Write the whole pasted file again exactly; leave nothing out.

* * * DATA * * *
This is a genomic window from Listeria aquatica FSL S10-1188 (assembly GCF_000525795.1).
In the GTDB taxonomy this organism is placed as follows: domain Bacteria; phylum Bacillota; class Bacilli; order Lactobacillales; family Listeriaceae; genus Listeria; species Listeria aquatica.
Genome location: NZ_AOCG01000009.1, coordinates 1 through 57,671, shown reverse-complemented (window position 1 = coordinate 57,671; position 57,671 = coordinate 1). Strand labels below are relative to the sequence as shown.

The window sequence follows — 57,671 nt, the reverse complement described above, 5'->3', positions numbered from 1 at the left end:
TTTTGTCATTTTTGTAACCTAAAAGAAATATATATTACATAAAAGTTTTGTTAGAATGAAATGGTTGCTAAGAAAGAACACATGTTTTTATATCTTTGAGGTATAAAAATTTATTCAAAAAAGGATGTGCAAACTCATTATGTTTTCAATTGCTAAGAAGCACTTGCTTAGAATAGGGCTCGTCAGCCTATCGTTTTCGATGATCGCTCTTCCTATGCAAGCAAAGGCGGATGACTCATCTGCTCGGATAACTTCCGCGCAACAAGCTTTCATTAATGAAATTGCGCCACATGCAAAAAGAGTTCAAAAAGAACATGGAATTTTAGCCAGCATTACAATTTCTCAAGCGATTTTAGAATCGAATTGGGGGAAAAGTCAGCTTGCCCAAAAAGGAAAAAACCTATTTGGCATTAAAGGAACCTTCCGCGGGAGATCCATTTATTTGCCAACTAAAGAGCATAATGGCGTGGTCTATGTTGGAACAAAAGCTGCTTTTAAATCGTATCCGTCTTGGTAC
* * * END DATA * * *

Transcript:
This is a genomic window from Listeria aquatica FSL S10-1188 (assembly GCF_000525795.1).
In the GTDB taxonomy this organism is placed as follows: domain Bacteria; phylum Bacillota; class Bacilli; order Lactobacillales; family Listeriaceae; genus Listeria; species Listeria aquatica.
Genome location: NZ_AOCG01000009.1, coordinates 1 through 57,671, shown reverse-complemented (window position 1 = coordinate 57,671; position 57,671 = coordinate 1). Strand labels below are relative to the sequence as shown.

The window sequence follows — 57,671 nt, the reverse complement described above, 5'->3', positions numbered from 1 at the left end:
TTTTGTCATTTTTGTAACCTAAAAGAAATATATATTACATAAAAGTTTTGTTAGAATGAAATGGTTGCTAAGAAAGAACACATGTTTTTATATCTTTGAGGTATAAAAATTTATTCAAAAAAGGATGTGCAAACTCATTATGTTTTCAATTGCTAAGAAGCACTTGCTTAGAATAGGGCTCGTCAGCCTATCGTTTTCGATGATCGCTCTTCCTATGCAAGCAAAGGCGGATGACTCATCTGCTCGGATAACTTCCGCGCAACAAGCTTTCATTAATGAAATTGCGCCACATGCAAAAAGAGTTCAAAAAGAACATGGAATTTTAGCCAGCATTACAATTTCTCAAGCGATTTTAGAATCGAATTGGGGGAAAAGTCAGCTTGCCCAAAAAGGAAAAAACCTATTTGGCATTAAAGGAACCTTCCGCGGGAGATCCATTTATTTGCCAACTAAAGAGCATAATGGCGTGGTCTATGTTGGAACAAAAGCTGCTTTTAAATCGTATCCGTCTTGGTAC